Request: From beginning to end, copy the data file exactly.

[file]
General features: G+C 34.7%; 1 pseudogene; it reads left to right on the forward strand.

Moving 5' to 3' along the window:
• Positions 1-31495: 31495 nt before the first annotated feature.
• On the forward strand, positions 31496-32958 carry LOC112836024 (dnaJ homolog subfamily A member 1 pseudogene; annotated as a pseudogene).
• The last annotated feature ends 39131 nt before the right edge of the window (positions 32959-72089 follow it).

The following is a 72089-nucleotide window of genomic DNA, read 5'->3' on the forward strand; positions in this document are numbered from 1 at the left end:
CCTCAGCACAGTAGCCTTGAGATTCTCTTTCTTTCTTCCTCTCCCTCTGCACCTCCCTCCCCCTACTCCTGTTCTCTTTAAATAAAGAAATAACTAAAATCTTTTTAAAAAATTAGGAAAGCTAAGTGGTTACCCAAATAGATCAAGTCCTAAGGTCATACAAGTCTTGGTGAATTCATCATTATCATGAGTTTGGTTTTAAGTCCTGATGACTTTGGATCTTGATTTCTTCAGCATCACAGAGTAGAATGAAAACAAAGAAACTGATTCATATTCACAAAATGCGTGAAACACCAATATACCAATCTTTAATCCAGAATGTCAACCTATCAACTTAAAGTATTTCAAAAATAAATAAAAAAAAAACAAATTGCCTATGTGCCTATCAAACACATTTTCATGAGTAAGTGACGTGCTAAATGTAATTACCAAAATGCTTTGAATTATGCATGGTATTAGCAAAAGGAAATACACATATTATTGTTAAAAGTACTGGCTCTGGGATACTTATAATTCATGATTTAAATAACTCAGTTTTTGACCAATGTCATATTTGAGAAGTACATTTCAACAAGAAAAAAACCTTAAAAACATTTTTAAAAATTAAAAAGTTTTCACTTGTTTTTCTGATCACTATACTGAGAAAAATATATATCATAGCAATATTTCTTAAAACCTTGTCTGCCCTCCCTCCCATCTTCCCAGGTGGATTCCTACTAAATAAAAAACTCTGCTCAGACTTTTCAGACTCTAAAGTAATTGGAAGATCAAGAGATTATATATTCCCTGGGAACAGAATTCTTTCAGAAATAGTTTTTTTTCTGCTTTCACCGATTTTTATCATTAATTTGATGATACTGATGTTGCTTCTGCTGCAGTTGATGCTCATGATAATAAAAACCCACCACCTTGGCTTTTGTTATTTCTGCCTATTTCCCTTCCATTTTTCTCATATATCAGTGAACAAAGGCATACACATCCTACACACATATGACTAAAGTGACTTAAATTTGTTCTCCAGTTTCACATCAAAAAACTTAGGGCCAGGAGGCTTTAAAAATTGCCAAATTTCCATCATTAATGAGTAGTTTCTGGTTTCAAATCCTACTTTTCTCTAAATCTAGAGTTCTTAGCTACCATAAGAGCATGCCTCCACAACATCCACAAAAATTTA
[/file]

General features: G+C 34.7%; 1 pseudogene; it reads left to right on the forward strand.

Moving 5' to 3' along the window:
• Positions 1-31495: 31495 nt before the first annotated feature.
• On the forward strand, positions 31496-32958 carry LOC112836024 (dnaJ homolog subfamily A member 1 pseudogene; annotated as a pseudogene).
• The last annotated feature ends 39131 nt before the right edge of the window (positions 32959-72089 follow it).

The following is a 72089-nucleotide window of genomic DNA, read 5'->3' on the forward strand; positions in this document are numbered from 1 at the left end:
CCTCAGCACAGTAGCCTTGAGATTCTCTTTCTTTCTTCCTCTCCCTCTGCACCTCCCTCCCCCTACTCCTGTTCTCTTTAAATAAAGAAATAACTAAAATCTTTTTAAAAAATTAGGAAAGCTAAGTGGTTACCCAAATAGATCAAGTCCTAAGGTCATACAAGTCTTGGTGAATTCATCATTATCATGAGTTTGGTTTTAAGTCCTGATGACTTTGGATCTTGATTTCTTCAGCATCACAGAGTAGAATGAAAACAAAGAAACTGATTCATATTCACAAAATGCGTGAAACACCAATATACCAATCTTTAATCCAGAATGTCAACCTATCAACTTAAAGTATTTCAAAAATAAATAAAAAAAAAACAAATTGCCTATGTGCCTATCAAACACATTTTCATGAGTAAGTGACGTGCTAAATGTAATTACCAAAATGCTTTGAATTATGCATGGTATTAGCAAAAGGAAATACACATATTATTGTTAAAAGTACTGGCTCTGGGATACTTATAATTCATGATTTAAATAACTCAGTTTTTGACCAATGTCATATTTGAGAAGTACATTTCAACAAGAAAAAAACCTTAAAAACATTTTTAAAAATTAAAAAGTTTTCACTTGTTTTTCTGATCACTATACTGAGAAAAATATATATCATAGCAATATTTCTTAAAACCTTGTCTGCCCTCCCTCCCATCTTCCCAGGTGGATTCCTACTAAATAAAAAACTCTGCTCAGACTTTTCAGACTCTAAAGTAATTGGAAGATCAAGAGATTATATATTCCCTGGGAACAGAATTCTTTCAGAAATAGTTTTTTTTCTGCTTTCACCGATTTTTATCATTAATTTGATGATACTGATGTTGCTTCTGCTGCAGTTGATGCTCATGATAATAAAAACCCACCACCTTGGCTTTTGTTATTTCTGCCTATTTCCCTTCCATTTTTCTCATATATCAGTGAACAAAGGCATACACATCCTACACACATATGACTAAAGTGACTTAAATTTGTTCTCCAGTTTCACATCAAAAAACTTAGGGCCAGGAGGCTTTAAAAATTGCCAAATTTCCATCATTAATGAGTAGTTTCTGGTTTCAAATCCTACTTTTCTCTAAATCTAGAGTTCTTAGCTACCATAAGAGCATGCCTCCACAACATCCACAAAAATTTA